Finally there are two helper methods that will help us to authenticate users. The first is hash_password which takes a raw password and transforms it using bcrypt into an irreversible representation, a process known as "hashing". The second method, check_password, will allow us to compare the hashed value of the submitted password against the hashed value of the password stored in the user's record. If the two hashed values match, then the submitted password is valid, and we can authenticate the user.

We hash passwords so that it is impossible to decrypt and use them to authenticate in the application. If we stored passwords foolishly in clear text, then anyone with access to the database could retrieve any password to authenticate as any user.

In a production system, user and group data will most often be saved and come from a database. Here we use "dummy" data to represent user and groups sources.

Add new settings

Our authentication policy is expecting a new setting, auth.secret. Open the file development.ini and add the highlighted line below:

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retry.attempts = 3

auth.secret = seekrit

Best practices tell us to use a different secret in each environment. Open production.ini and add a different secret:

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retry.attempts = 3

auth.secret = real-seekrit

Edit testing.ini to add its unique secret:

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retry.attempts = 3

auth.secret = testing-seekrit

Add an ACL

Open tutorial/models/__init__.py and add the following import statement near the top:

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    Allow,
    Everyone,
)

Add the following lines to the Wiki class:

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class Wiki(PersistentMapping):
    __name__ = None
    __parent__ = None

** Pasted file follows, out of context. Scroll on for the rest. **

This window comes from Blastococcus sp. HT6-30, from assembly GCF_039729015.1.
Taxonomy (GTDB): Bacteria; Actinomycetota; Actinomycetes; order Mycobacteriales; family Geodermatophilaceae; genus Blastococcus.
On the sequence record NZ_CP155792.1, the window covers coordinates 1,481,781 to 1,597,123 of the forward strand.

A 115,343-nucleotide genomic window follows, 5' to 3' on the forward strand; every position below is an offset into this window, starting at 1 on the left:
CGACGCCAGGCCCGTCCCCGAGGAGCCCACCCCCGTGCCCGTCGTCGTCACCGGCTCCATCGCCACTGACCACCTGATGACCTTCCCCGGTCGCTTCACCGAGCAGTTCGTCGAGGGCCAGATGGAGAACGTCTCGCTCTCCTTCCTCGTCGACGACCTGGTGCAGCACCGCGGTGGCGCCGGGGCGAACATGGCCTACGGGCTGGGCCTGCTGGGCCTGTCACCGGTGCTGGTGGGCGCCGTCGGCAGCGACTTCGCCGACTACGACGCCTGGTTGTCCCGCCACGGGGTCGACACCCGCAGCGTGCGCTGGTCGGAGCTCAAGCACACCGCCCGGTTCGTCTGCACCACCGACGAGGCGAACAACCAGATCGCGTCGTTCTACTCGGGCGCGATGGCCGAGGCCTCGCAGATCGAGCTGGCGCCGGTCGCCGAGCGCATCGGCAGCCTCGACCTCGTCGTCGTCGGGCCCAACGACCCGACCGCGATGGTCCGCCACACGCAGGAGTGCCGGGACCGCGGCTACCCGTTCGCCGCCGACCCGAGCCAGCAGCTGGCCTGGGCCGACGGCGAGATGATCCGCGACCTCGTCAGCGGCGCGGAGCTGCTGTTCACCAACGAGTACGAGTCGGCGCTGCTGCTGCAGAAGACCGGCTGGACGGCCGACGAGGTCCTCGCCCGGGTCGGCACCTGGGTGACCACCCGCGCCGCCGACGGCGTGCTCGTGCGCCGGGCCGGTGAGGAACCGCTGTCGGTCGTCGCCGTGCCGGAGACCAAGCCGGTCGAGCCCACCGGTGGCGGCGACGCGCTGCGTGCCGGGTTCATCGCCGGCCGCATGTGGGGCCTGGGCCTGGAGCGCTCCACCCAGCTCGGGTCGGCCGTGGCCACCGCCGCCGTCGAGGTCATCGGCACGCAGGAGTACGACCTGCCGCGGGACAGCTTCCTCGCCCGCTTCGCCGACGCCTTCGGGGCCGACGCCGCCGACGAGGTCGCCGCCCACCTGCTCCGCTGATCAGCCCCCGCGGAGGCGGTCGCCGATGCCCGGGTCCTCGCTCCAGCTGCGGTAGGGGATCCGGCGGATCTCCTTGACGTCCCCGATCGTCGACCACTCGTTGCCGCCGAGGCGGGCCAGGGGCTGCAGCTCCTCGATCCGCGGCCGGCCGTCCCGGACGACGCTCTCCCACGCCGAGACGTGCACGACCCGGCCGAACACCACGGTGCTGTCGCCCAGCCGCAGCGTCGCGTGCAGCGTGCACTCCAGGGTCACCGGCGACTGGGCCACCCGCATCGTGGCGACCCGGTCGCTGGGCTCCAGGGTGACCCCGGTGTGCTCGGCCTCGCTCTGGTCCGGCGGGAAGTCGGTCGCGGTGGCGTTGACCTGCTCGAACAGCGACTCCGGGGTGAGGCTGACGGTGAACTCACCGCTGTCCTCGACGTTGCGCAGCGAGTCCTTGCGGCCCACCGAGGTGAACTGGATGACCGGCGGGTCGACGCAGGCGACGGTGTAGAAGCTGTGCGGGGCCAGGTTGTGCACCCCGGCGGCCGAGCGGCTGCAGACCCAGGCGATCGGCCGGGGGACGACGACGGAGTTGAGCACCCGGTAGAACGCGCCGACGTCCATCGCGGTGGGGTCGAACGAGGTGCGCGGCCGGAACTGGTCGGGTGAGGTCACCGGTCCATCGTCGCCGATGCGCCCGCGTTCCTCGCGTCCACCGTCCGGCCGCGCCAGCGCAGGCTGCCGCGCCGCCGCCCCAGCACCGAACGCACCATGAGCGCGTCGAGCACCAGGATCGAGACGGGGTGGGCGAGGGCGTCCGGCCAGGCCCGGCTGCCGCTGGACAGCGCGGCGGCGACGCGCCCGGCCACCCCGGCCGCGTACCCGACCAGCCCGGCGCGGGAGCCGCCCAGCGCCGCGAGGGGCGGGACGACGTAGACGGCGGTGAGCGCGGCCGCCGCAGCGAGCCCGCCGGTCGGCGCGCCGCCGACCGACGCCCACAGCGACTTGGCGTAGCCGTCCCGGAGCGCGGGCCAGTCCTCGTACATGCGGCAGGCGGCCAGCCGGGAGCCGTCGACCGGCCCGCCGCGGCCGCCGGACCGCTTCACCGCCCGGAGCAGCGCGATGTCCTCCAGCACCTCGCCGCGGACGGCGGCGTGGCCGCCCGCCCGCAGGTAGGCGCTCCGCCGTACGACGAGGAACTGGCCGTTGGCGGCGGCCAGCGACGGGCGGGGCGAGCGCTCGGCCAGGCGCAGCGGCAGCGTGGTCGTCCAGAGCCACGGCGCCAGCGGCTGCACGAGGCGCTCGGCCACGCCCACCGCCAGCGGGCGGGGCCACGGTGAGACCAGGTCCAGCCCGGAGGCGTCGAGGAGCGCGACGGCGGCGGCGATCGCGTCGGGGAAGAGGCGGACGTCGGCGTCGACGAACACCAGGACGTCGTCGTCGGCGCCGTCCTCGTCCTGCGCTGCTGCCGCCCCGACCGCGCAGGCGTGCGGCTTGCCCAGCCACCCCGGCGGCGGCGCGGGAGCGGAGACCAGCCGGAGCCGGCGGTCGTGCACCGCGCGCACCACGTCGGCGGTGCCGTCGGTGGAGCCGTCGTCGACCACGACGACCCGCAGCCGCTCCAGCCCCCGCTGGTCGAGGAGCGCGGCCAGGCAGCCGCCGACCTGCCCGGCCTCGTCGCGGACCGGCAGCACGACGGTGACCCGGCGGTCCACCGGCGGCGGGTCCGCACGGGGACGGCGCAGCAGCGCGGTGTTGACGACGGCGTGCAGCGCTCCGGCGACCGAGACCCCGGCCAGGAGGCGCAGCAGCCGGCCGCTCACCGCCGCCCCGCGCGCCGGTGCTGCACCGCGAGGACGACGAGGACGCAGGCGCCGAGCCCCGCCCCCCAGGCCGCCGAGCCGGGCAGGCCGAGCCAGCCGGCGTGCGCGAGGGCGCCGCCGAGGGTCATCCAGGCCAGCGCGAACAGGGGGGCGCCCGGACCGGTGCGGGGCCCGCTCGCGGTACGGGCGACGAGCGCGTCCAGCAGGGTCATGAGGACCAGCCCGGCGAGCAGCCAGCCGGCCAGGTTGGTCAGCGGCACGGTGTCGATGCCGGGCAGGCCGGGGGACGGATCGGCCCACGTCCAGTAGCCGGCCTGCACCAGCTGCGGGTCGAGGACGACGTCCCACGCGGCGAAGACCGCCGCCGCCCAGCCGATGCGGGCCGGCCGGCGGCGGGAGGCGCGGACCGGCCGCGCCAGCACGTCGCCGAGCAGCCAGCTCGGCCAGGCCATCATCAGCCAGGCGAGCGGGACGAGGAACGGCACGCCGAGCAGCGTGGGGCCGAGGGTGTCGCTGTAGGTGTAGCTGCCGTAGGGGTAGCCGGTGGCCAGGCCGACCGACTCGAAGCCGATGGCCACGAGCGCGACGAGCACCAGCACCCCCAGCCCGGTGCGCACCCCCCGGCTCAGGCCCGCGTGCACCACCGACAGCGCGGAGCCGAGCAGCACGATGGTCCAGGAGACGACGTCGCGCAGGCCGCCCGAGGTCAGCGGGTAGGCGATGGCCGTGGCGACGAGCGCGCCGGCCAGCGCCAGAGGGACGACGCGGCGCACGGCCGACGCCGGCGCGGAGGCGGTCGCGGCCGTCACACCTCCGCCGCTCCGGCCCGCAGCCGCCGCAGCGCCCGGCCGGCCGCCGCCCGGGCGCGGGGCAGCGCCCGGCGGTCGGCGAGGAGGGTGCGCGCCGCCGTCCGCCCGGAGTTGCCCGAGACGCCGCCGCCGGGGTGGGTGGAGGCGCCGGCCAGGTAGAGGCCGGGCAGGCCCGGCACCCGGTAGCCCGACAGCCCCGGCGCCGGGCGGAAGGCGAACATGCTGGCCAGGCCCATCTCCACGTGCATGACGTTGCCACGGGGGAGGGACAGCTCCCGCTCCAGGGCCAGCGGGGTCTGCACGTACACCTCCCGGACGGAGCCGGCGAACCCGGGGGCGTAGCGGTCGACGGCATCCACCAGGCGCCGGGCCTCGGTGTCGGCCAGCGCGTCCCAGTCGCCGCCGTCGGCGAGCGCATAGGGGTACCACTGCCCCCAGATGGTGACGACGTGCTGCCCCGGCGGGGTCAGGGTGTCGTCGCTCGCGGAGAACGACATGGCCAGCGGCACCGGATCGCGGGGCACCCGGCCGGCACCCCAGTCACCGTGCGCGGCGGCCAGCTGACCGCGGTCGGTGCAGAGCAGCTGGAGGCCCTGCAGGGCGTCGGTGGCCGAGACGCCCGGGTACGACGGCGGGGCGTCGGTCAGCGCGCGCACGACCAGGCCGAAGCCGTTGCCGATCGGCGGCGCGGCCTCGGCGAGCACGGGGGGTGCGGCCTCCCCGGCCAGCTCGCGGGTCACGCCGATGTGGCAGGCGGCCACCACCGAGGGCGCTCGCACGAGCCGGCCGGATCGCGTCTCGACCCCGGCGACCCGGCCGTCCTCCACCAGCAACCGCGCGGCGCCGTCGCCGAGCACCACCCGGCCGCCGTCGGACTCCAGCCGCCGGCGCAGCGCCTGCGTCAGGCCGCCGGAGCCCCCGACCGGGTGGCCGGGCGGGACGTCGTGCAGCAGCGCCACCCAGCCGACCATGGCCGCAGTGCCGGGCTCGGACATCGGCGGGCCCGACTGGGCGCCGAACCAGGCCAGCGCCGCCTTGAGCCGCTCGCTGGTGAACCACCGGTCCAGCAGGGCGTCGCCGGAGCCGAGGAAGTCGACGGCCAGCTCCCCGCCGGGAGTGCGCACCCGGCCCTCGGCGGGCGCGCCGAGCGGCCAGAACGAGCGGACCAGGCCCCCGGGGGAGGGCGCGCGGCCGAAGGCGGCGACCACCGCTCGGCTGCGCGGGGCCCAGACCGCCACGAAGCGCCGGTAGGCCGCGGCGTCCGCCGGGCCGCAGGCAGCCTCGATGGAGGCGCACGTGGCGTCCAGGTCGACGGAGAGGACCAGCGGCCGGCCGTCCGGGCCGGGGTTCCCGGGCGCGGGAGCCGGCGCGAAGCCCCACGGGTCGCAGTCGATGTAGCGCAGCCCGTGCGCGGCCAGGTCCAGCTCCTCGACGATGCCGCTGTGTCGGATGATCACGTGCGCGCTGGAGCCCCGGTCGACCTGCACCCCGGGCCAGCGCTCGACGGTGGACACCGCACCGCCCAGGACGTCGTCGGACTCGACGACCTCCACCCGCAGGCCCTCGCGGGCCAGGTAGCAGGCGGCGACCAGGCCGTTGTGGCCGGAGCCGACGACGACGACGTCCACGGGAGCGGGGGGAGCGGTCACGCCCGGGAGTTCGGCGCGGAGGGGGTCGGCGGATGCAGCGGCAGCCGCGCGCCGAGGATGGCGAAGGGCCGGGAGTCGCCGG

__acl__ = [
        (Allow, Everyone, 'view'),
        (Allow, 'group:editors', 'edit'),
    ]

We import Allow, an action which means that permission is allowed. We also import Everyone, a special principal that is associated to all requests. Both are used in the ACE entries that make up the ACL.

The ACL is a list that needs to be named __acl__ and be an attribute of a class. We define an ACL with two ACE entries. The first entry allows any user the view permission. The second entry allows the group:editors principal the edit permission.

The Wiki class that contains the ACL is the resource constructor for the root resource, which is a Wiki instance. The ACL is provided to each view in the context of the request as the context attribute.

It is only happenstance that we assigned this ACL at class scope. An ACL can be attached to an object instance too. This is how "row level security" can be achieved in Pyramid applications. We actually need only one ACL for the entire system, however, because our security requirements are simple, so this feature is not demonstrated.

See also

See Implementing ACL Authorization for more information about what an ACL represents.

Add permission declarations

Open tutorial/views/default.py. Add a permission='view' parameter to the @view_config decorators for view_wiki() and view_page() as follows:

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@view_config(context='..models.Wiki', permission='view')